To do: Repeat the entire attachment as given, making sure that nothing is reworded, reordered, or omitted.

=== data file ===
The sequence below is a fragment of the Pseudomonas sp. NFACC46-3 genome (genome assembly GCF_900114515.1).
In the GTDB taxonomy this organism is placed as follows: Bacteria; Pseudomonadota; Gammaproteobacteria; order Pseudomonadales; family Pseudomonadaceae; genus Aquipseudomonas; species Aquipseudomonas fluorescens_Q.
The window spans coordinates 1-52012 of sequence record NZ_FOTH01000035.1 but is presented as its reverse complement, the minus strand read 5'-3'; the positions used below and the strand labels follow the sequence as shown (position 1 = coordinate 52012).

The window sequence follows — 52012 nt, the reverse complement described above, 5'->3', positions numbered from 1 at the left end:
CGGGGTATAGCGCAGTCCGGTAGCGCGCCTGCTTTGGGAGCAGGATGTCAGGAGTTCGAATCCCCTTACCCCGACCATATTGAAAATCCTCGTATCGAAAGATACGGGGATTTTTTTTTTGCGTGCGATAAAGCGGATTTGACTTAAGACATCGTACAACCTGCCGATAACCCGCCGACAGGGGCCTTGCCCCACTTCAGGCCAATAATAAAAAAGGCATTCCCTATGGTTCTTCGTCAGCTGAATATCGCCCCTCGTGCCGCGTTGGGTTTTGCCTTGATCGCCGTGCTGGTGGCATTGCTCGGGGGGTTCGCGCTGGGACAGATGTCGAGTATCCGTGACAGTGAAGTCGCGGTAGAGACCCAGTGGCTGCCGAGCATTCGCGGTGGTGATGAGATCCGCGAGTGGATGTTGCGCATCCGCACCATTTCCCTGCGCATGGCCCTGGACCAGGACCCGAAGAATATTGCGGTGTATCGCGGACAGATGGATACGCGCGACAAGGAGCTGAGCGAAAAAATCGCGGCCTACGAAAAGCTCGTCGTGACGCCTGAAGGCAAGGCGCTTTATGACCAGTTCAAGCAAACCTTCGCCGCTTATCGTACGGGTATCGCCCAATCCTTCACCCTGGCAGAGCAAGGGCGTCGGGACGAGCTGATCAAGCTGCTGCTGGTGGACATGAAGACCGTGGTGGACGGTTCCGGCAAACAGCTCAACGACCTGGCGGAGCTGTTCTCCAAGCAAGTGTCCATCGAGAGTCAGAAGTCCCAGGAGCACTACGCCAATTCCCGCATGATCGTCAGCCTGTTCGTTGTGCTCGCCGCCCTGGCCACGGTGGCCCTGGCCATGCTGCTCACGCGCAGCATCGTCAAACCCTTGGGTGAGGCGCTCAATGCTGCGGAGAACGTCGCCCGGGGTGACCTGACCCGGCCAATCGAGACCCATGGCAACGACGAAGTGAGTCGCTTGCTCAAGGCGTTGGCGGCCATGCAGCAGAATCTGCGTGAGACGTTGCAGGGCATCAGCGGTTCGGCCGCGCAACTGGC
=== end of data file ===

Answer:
The sequence below is a fragment of the Pseudomonas sp. NFACC46-3 genome (genome assembly GCF_900114515.1).
In the GTDB taxonomy this organism is placed as follows: Bacteria; Pseudomonadota; Gammaproteobacteria; order Pseudomonadales; family Pseudomonadaceae; genus Aquipseudomonas; species Aquipseudomonas fluorescens_Q.
The window spans coordinates 1-52012 of sequence record NZ_FOTH01000035.1 but is presented as its reverse complement, the minus strand read 5'-3'; the positions used below and the strand labels follow the sequence as shown (position 1 = coordinate 52012).

The window sequence follows — 52012 nt, the reverse complement described above, 5'->3', positions numbered from 1 at the left end:
CGGGGTATAGCGCAGTCCGGTAGCGCGCCTGCTTTGGGAGCAGGATGTCAGGAGTTCGAATCCCCTTACCCCGACCATATTGAAAATCCTCGTATCGAAAGATACGGGGATTTTTTTTTTGCGTGCGATAAAGCGGATTTGACTTAAGACATCGTACAACCTGCCGATAACCCGCCGACAGGGGCCTTGCCCCACTTCAGGCCAATAATAAAAAAGGCATTCCCTATGGTTCTTCGTCAGCTGAATATCGCCCCTCGTGCCGCGTTGGGTTTTGCCTTGATCGCCGTGCTGGTGGCATTGCTCGGGGGGTTCGCGCTGGGACAGATGTCGAGTATCCGTGACAGTGAAGTCGCGGTAGAGACCCAGTGGCTGCCGAGCATTCGCGGTGGTGATGAGATCCGCGAGTGGATGTTGCGCATCCGCACCATTTCCCTGCGCATGGCCCTGGACCAGGACCCGAAGAATATTGCGGTGTATCGCGGACAGATGGATACGCGCGACAAGGAGCTGAGCGAAAAAATCGCGGCCTACGAAAAGCTCGTCGTGACGCCTGAAGGCAAGGCGCTTTATGACCAGTTCAAGCAAACCTTCGCCGCTTATCGTACGGGTATCGCCCAATCCTTCACCCTGGCAGAGCAAGGGCGTCGGGACGAGCTGATCAAGCTGCTGCTGGTGGACATGAAGACCGTGGTGGACGGTTCCGGCAAACAGCTCAACGACCTGGCGGAGCTGTTCTCCAAGCAAGTGTCCATCGAGAGTCAGAAGTCCCAGGAGCACTACGCCAATTCCCGCATGATCGTCAGCCTGTTCGTTGTGCTCGCCGCCCTGGCCACGGTGGCCCTGGCCATGCTGCTCACGCGCAGCATCGTCAAACCCTTGGGTGAGGCGCTCAATGCTGCGGAGAACGTCGCCCGGGGTGACCTGACCCGGCCAATCGAGACCCATGGCAACGACGAAGTGAGTCGCTTGCTCAAGGCGTTGGCGGCCATGCAGCAGAATCTGCGTGAGACGTTGCAGGGCATCAGCGGTTCGGCCGCGCAACTGGC